Category Archives: Worth Noting

Venice WiFi makes Venice Connected, davvero.

mappavewifi.jpg If you’re a resident, it’s free; but as a traveler you can still book city-wide wireless access via, seven or more days in advance of your travel, for quite a reasonable fee.

Venice is extraordinarily proud of this avant-garde offering, which was inaugurated with appropriate fanfare last Friday, July 3. Although not available from every nook and calle, and it’s not designed to reach you inside your lodging, the coverage is  still quite extensive: you’ll be able to access the network “” from principal campi such as the Frari, Campo San Margherita, Santo Stefano and many more, along with popular areas such as the Rialto, certainly the Piazza San Marco, all along the Grand Canal from Piazzale Roma to the Punto della Dogana. There’s access along the Riva down to Sant’Elena; even Giudecca has coverage. If you find an area where you can’t hook up, you won’t have to go far to find one where you can.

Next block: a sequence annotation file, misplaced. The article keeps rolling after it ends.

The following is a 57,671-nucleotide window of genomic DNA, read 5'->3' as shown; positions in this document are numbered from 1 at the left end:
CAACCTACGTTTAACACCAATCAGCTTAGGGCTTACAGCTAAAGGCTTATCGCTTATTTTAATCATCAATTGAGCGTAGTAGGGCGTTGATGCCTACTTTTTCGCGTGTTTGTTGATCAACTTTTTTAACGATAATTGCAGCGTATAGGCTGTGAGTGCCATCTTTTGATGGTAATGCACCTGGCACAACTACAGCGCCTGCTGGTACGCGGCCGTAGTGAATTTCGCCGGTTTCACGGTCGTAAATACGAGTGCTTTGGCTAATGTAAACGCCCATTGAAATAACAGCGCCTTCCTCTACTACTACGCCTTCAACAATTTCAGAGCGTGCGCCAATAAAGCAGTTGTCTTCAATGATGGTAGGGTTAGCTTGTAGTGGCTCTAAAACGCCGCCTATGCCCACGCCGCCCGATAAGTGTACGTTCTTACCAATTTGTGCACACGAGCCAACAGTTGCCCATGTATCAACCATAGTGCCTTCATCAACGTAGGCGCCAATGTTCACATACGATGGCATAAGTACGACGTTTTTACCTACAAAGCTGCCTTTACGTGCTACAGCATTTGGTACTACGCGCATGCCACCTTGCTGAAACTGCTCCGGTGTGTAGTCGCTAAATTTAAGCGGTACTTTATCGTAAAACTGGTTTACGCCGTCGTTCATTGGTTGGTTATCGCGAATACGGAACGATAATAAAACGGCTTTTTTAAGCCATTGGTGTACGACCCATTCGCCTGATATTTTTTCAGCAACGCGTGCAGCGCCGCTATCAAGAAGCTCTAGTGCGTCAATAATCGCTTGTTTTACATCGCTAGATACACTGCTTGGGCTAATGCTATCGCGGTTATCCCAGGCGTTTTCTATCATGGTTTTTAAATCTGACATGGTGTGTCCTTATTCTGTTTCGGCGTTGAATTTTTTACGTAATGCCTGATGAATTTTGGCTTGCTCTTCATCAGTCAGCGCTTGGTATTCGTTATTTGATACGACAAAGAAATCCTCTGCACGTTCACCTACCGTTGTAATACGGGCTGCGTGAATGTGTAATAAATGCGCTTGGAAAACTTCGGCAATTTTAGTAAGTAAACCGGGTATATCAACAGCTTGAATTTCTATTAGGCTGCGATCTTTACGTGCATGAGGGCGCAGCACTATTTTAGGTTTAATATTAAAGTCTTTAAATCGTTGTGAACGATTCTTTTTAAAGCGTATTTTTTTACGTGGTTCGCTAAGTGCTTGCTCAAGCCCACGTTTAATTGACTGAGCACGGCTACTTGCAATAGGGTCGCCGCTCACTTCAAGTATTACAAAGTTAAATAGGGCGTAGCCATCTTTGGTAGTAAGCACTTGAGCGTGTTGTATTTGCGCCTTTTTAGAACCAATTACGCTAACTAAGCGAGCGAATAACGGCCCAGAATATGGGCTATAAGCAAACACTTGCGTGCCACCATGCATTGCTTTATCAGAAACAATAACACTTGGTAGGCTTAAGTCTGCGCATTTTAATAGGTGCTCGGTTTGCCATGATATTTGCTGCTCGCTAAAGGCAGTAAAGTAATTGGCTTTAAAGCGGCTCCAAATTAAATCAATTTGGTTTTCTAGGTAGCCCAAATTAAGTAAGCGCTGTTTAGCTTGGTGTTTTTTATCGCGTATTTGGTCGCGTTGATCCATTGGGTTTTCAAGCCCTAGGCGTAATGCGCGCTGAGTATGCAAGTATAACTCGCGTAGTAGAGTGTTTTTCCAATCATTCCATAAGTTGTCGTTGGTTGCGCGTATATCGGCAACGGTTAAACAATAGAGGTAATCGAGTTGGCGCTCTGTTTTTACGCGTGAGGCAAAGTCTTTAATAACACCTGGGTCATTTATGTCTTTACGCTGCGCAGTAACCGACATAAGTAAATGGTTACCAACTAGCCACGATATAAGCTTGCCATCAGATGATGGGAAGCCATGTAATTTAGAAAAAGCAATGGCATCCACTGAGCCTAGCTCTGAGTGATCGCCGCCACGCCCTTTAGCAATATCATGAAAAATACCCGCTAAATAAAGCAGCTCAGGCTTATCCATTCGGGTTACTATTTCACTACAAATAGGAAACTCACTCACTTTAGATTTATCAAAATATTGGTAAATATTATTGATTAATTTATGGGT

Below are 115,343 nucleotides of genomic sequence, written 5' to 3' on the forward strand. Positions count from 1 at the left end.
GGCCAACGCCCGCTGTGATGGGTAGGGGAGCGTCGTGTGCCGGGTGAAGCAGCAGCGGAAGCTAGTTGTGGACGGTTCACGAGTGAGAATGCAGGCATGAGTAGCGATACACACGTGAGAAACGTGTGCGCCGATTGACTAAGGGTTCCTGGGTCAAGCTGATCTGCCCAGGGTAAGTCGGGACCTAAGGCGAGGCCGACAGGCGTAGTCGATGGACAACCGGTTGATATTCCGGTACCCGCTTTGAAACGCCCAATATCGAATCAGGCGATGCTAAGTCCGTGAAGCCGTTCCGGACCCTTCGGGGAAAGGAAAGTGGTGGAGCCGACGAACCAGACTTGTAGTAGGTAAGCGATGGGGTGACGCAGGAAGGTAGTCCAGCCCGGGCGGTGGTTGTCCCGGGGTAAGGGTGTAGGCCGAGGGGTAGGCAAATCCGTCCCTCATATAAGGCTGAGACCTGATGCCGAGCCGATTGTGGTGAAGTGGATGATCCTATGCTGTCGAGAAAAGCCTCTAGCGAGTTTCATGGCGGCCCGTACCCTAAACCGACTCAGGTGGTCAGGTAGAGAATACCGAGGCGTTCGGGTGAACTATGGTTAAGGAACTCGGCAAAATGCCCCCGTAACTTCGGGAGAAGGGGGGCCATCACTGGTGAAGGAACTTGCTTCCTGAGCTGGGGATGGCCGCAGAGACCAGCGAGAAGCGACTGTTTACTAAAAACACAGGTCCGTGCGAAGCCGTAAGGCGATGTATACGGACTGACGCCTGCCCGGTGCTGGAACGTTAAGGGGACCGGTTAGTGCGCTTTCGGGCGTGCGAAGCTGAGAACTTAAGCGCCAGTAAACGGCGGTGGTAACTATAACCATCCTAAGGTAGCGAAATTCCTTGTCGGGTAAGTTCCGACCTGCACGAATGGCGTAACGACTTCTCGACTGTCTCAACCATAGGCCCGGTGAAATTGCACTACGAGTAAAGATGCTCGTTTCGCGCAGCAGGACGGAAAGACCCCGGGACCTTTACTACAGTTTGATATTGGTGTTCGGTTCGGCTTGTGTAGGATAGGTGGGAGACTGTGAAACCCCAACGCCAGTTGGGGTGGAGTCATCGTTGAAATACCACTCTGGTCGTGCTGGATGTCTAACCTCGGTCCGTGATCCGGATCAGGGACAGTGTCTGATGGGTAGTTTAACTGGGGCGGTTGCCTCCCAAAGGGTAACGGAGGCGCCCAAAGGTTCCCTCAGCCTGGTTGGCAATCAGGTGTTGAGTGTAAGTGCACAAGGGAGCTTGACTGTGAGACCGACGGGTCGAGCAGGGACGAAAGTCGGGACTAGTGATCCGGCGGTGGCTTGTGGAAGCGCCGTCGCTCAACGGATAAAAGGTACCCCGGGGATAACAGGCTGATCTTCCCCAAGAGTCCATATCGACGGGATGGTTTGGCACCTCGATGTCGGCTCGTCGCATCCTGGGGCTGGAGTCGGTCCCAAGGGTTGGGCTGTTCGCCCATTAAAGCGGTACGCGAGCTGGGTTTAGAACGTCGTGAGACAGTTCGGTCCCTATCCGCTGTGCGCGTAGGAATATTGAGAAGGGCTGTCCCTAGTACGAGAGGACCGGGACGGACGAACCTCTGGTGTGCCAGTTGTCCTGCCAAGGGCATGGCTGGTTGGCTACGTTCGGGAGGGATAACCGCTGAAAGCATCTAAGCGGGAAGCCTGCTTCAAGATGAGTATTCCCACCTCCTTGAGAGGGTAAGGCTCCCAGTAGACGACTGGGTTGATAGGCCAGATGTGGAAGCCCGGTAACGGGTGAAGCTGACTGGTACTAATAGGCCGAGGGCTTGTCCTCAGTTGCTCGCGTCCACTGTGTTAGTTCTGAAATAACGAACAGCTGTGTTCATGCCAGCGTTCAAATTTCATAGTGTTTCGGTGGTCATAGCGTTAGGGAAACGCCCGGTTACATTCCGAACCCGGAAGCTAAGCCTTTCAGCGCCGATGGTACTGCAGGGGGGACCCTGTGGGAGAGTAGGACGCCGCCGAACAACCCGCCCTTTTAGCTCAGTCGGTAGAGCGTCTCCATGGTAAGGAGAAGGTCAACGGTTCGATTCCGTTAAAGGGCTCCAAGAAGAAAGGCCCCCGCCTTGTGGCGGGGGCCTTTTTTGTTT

Book in Advance

The wireless service is only available through, and may be booked seven or more days in advance of your arrival.

You’ll book your Wi-Fi service (along with any others your require) for the days you plan to be in the city. Your userID and password will be e-mailed to you three days prior to your pickup/arrival date. Once in Venice and in an area with wireless service, just attempt to access the network from your smartphone or notebook. The login screen that will pop up automatically, you’ll enter the userID and password that was e-mailed to you, and off you’ll go.

The fees for the wireless access service in Venice are:

  • €5 one day
  • €8 two days (48 hours)
  • €15 one week

All durations are from the date of your scheduled arrival/pickup, specified when you booked your service.


Should you lose or misplace any written record of your ID and password, you are requested notify Venice Connected immediately either by calling +39 041 2424, or writing

You may only book the Venice WiFi service through (up to seven days in advance).

VeniceConnected makes no guarantee of bandwidth, and there are other disclaimers on the information page, which you find here (although it seems to be in need of updating).

Click on the map above (supplied by the Comune) to check coverage…although it could be a bit more distinct.

Surf’s up in Venice as of July 3: WiFi for all

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It’s just a matter of days now before the main thoroughfares of Venice are truly connected.